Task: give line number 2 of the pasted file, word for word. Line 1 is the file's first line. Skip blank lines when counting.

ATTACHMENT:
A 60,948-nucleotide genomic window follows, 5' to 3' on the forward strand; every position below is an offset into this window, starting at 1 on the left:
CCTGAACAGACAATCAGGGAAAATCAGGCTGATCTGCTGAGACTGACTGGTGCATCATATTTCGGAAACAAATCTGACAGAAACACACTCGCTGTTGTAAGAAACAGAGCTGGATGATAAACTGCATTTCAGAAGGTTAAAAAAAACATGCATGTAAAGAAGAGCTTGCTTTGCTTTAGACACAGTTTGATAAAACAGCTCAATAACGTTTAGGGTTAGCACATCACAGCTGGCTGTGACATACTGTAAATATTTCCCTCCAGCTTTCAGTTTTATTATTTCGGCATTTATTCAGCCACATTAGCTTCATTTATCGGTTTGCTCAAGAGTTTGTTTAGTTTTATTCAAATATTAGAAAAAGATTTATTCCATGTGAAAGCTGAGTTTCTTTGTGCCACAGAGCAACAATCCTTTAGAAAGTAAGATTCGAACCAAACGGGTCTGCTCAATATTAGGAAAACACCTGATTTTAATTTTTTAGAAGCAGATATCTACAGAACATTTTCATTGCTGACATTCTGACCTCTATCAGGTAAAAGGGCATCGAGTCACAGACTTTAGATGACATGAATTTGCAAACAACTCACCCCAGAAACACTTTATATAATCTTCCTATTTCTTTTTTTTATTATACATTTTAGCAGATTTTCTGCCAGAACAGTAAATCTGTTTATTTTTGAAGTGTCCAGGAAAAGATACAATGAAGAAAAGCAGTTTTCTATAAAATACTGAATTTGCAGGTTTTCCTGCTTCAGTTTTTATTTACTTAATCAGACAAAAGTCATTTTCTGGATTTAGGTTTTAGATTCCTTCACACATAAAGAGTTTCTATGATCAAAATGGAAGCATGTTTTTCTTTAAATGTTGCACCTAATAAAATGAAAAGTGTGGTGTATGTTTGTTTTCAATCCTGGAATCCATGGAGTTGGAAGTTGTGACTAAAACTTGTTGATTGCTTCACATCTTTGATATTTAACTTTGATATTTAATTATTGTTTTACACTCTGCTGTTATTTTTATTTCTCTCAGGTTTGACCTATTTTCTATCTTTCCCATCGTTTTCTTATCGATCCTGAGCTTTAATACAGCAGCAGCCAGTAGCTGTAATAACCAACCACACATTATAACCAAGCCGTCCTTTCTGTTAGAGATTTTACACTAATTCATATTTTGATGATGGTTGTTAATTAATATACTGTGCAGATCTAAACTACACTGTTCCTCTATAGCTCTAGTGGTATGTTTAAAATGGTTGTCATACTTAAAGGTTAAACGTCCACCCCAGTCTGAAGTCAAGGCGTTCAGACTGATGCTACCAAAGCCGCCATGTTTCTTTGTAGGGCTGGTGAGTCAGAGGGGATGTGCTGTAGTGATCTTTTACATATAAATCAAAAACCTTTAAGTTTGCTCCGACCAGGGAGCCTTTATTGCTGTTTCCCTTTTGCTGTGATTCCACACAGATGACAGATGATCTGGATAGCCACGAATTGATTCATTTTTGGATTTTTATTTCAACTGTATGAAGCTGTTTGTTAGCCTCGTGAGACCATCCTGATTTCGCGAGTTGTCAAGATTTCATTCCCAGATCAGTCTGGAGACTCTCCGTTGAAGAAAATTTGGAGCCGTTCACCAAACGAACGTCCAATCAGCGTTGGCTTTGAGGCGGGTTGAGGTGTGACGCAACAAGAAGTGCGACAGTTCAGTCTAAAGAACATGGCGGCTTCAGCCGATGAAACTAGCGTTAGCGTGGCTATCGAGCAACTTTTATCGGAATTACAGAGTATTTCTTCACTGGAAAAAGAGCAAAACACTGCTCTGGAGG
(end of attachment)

CCTGAACAGACAATCAGGGAAAATCAGGCTGATCTGCTGAGACTGACTGGTGCATCATATTTCGGAAACAAATCTGACAGAAACACACTCGCTGTTGTAAGAAACAGAGCTGGATGATAAACTGCATTTCAGAAGGTTAAAAAAAACATGCATGTAAAGAAGAGCTTGCTTTGCTTTAGACACAGTTTGATAAAACAGCTCAATAACGTTTAGGGTTAGCACATCACAGCTGGCTGTGACATACTGTAAATATTTCCCTCCAGCTTTCAGTTTTATTATTTCGGCATTTATTCAGCCACATTAGCTTCATTTATCGGTTTGCTCAAGAGTTTGTTTAGTTTTATTCAAATATTAGAAAAAGATTTATTCCATGTGAAAGCTGAGTTTCTTTGTGCCACAGAGCAACAATCCTTTAGAAAGTAAGATTCGAACCAAACGGGTCTGCTCAATATTAGGAAAACACCTGATTTTAATTTTTTAGAAGCAGATATCTACAGAACATTTTCATTGCTGACATTCTGACCTCTATCAGGTAAAAGGGCATCGAGTCACAGACTTTAGATGACATGAATTTGCAAACAACTCACCCCAGAAACACTTTATATAATCTTCCTATTTCTTTTTTTTATTATACATTTTAGCAGATTTTCTGCCAGAACAGTAAATCTGTTTATTTTTGAAGTGTCCAGGAAAAGATACAATGAAGAAAAGCAGTTTTCTATAAAATACTGAATTTGCAGGTTTTCCTGCTTCAGTTTTTATTTACTTAATCAGACAAAAGTCATTTTCTGGATTTAGGTTTTAGATTCCTTCACACATAAAGAGTTTCTATGATCAAAATGGAAGCATGTTTTTCTTTAAATGTTGCACCTAATAAAATGAAAAGTGTGGTGTATGTTTGTTTTCAATCCTGGAATCCATGGAGTTGGAAGTTGTGACTAAAACTTGTTGATTGCTTCACATCTTTGATATTTAACTTTGATATTTAATTATTGTTTTACACTCTGCTGTTATTTTTATTTCTCTCAGGTTTGACCTATTTTCTATCTTTCCCATCGTTTTCTTATCGATCCTGAGCTTTAATACAGCAGCAGCCAGTAGCTGTAATAACCAACCACACATTATAACCAAGCCGTCCTTTCTGTTAGAGATTTTACACTAATTCATATTTTGATGATGGTTGTTAATTAATATACTGTGCAGATCTAAACTACACTGTTCCTCTATAGCTCTAGTGGTATGTTTAAAATGGTTGTCATACTTAAAGGTTAAACGTCCACCCCAGTCTGAAGTCAAGGCGTTCAGACTGATGCTACCAAAGCCGCCATGTTTCTTTGTAGGGCTGGTGAGTCAGAGGGGATGTGCTGTAGTGATCTTTTACATATAAATCAAAAACCTTTAAGTTTGCTCCGACCAGGGAGCCTTTATTGCTGTTTCCCTTTTGCTGTGATTCCACACAGATGACAGATGATCTGGATAGCCACGAATTGATTCATTTTTGGATTTTTATTTCAACTGTATGAAGCTGTTTGTTAGCCTCGTGAGACCATCCTGATTTCGCGAGTTGTCAAGATTTCATTCCCAGATCAGTCTGGAGACTCTCCGTTGAAGAAAATTTGGAGCCGTTCACCAAACGAACGTCCAATCAGCGTTGGCTTTGAGGCGGGTTGAGGTGTGACGCAACAAGAAGTGCGACAGTTCAGTCTAAAGAACATGGCGGCTTCAGCCGATGAAACTAGCGTTAGCGTGGCTATCGAGCAACTTTTATCGGAATTACAGAGTATTTCTTCACTGGAAAAAGAGCAAAACACTGCTCTGGAGG